“It was in my first ever pitch deck when we raised our seed in 2013, there was this blue-sky vision of how the technology would be used,” she told me. “But it was simpler to launch an MVP to consumers. We always felt that product was going to bring in the public sector. And that’s exactly what happened — when we launched our first generation product, I think within 24 hours we had a variety of different public sector customers reach out to us.”

“We now have some federal agencies that have been customers through every generation of the product. We sill have our consumer product, and people love it, but it’s a small part of our business compared to the public sector,” she said.

An example of how the interface might look in use. It can relay the locations of other GoTenna devices at intervals, helping teams keep in touch automatically.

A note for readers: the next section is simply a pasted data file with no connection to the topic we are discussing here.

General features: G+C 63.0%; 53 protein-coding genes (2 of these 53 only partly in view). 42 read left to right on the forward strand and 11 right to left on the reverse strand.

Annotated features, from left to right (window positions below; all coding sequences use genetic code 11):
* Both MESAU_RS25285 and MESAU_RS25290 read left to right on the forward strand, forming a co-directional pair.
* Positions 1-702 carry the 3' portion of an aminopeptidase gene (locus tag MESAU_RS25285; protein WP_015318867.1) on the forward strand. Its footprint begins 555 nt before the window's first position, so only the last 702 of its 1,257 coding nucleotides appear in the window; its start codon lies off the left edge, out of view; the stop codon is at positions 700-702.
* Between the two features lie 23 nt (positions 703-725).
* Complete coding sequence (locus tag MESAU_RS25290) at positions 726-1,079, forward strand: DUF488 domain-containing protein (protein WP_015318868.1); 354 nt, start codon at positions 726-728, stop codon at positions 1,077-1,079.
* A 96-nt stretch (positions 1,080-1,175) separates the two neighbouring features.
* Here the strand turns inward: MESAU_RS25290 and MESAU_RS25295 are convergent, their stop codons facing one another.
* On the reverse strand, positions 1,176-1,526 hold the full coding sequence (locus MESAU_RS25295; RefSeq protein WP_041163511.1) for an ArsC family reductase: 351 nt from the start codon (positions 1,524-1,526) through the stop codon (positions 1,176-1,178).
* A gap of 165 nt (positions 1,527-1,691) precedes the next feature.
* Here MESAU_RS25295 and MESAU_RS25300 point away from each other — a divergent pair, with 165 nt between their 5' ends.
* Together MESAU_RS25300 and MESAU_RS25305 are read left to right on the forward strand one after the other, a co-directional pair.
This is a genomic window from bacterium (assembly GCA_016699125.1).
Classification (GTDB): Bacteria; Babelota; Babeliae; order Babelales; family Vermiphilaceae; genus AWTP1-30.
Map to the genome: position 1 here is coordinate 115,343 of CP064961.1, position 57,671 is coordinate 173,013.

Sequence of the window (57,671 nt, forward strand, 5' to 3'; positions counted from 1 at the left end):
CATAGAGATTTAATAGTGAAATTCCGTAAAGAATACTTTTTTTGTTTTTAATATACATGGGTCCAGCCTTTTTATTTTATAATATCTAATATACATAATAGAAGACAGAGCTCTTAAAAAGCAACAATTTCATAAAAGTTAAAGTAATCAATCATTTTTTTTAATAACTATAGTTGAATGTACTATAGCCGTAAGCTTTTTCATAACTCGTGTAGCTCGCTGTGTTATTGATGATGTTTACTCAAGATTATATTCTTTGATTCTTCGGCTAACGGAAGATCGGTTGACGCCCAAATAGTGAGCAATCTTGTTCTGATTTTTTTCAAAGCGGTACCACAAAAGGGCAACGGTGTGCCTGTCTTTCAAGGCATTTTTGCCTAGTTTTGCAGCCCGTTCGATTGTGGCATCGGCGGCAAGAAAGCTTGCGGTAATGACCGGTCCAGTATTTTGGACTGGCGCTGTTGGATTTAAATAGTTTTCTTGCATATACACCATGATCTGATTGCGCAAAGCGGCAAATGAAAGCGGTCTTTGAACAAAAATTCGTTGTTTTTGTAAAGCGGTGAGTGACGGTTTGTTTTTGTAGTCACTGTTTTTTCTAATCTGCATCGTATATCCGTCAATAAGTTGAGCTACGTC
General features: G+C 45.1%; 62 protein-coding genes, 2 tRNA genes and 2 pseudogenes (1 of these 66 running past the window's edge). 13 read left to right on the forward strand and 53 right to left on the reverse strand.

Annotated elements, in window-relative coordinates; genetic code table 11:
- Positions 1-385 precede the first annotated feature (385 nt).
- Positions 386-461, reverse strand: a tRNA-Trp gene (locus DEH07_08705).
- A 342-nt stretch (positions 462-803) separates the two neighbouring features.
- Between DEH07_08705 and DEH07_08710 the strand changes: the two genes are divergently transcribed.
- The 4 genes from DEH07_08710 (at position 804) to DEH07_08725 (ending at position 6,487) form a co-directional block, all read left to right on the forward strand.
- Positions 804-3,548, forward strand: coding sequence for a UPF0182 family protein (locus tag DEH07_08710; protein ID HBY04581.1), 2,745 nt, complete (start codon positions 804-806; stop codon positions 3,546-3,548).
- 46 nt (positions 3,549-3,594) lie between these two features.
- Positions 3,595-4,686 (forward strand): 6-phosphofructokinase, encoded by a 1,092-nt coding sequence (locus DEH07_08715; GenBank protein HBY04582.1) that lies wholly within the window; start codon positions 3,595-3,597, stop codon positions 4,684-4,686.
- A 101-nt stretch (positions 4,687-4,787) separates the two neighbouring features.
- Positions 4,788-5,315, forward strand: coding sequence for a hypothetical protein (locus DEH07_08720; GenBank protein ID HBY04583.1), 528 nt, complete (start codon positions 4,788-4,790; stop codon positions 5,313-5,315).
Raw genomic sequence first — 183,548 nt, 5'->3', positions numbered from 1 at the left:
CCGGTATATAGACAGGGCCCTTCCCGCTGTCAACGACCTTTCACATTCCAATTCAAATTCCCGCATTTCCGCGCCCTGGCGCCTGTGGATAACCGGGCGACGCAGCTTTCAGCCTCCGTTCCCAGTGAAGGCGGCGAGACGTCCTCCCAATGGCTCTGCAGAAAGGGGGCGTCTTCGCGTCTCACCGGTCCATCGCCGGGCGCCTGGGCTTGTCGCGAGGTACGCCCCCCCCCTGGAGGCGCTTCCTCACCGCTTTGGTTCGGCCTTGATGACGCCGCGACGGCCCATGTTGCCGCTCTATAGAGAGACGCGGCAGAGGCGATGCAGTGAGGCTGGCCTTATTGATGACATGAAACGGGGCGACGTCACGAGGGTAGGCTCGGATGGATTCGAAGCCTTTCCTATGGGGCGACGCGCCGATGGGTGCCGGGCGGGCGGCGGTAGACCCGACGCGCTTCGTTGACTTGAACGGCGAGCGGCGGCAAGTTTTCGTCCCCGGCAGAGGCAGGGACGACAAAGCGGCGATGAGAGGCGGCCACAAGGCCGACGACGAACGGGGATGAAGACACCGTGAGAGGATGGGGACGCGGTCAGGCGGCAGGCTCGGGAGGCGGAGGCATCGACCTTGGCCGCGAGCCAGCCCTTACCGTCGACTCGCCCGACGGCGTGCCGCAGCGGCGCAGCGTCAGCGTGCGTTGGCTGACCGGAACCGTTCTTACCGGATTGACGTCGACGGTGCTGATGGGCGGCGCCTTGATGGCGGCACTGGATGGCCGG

While disaster response crews could of course just buy a couple dozen of the regular GoTenna products, they were quick to ask for “pro” versions with features prized by advanced users and military customers.

Longer range, more programmable wireless parameters, compatibility with various legacy systems — the Pro and new ProX versions of the GoTenna system hit a lot of sweet spots. As Perdomo told me when the Pro first came out, legacy systems are powerful in some ways but can also be horribly expensive, incompatible with foreign wireless systems, or even have legal restrictions on where they can be used.

For a cash-strapped NGO that goes around doing global aid, a $100-$500 gadget that turns an ordinary phone into a versatile mesh node is potentially game-changing. (You can also use them to temporarily replace destroyed communications infrastructure.)

But deep-pocketed federal agencies and military branches are also shelling out for the devices, and increasingly for the software support contracts that go with them. GoTenna’s Aspen Grove is a proprietary mesh network protocol that they’ve engineered to be faster and more robust than anything else out there. I’d exert a little skepticism here normally, but from what I’ve seen the systems GoTenna is replacing or augmenting aren’t exactly competitive.